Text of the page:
Life was so much easier when I walked into the office and someone handed me a pink slip of paper that said, “While you were out…” Now I come back in and have to check e-mail, voice mail and Facebook before I sit still for a conference call that drags on forever because everybody thinks they are supposed to say something profound.
For the longest time, I convinced myself social media was a fad. But I’ve been interviewing senior corporate leaders for a book project and now realize that social media is in its infancy and I’d better figure it out or get left behind. I am too young to escape all my electronic tethers and too old to be happy about them.
Tethering has changed us as a people. I was recently at home with two friends and each of us was somewhere else, via our laptops. We did not interact, and all we shared was space. My friend Scarlett posted that she was at my house with me — but was she even there?
I watched a young couple glued to their cell phones instead of each other while dining in a fine restaurant. On Valentine’s Day.
We Google everything. Dinner conversation stops so we can check what year Foreigner released I Wanna Know What Love Is or whether it is true that a female ferret will die if she goes into heat and can’t get a mate. We now have an insatiable need for useless knowledge, an uncontrollable mountain of e-mail and an infinite opportunity to distract our focus and minimize our productivity.
What you are hearing is the voice of someone resenting the technology we must all master in order to remain relevant and viable in the business world. I have to learn it, use it and excel at it — we all do.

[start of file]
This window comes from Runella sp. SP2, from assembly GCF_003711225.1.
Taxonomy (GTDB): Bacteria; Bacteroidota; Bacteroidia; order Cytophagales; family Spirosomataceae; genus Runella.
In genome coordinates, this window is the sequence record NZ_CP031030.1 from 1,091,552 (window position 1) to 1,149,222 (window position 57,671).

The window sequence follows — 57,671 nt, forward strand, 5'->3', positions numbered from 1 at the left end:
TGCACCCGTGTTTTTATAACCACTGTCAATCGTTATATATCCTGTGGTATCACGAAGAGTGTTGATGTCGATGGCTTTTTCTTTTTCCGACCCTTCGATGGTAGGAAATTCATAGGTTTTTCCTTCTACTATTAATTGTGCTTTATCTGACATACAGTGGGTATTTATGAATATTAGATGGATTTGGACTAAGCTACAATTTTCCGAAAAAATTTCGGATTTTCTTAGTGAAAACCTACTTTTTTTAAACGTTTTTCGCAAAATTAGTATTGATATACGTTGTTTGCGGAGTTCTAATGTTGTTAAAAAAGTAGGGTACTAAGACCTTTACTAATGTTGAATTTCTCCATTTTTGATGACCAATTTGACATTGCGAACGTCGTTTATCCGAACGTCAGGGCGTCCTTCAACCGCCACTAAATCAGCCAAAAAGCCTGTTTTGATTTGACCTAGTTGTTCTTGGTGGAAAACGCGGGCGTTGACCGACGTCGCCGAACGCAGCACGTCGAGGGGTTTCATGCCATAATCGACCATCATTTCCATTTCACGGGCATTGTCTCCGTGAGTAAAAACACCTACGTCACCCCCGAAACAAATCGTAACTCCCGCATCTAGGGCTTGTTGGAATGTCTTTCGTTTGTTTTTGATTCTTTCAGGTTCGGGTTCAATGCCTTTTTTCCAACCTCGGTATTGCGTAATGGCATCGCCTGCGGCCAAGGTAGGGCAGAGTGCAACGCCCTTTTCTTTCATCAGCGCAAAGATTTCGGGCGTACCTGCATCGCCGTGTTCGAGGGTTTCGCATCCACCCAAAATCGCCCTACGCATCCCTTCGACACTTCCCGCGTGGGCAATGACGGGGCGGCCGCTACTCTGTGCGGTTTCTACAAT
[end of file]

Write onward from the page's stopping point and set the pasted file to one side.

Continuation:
The old dogs of the work world have no choice but to learn all the new tricks. Years of experience or loyal service don’t matter if you are less effective than a new college grad who will work for a third of what you make.
We have to realize the potential of technology and new media every day, and we have to learn, learn, learn. Technology frees and imprisons us at the same time. We have to define for ourselves how we can be effective without letting a monitor, cell phone or tablet computer define our world.
We can take charge of our Internet addictions, learn to stand in line without staring into our smart phones, regulate how often we check e-mail, leave devices in the car when we go to dinner…
Well, we should be able to do that. I was on vacation last week and had no Internet access. A neighbor let me check in daily, but I was forced to untether. It was painful — yet liberating. I was present and mindful during my vacation and couldn’t obsessively check CNN, the Drudge Report, the Huffington Post or the like. My attitude was not colored by negative news. I didn’t waste my day getting lost in meaningless Internet searches or idiotic Youtube videos. All I did was check my e-mail in the morning, then go live my life.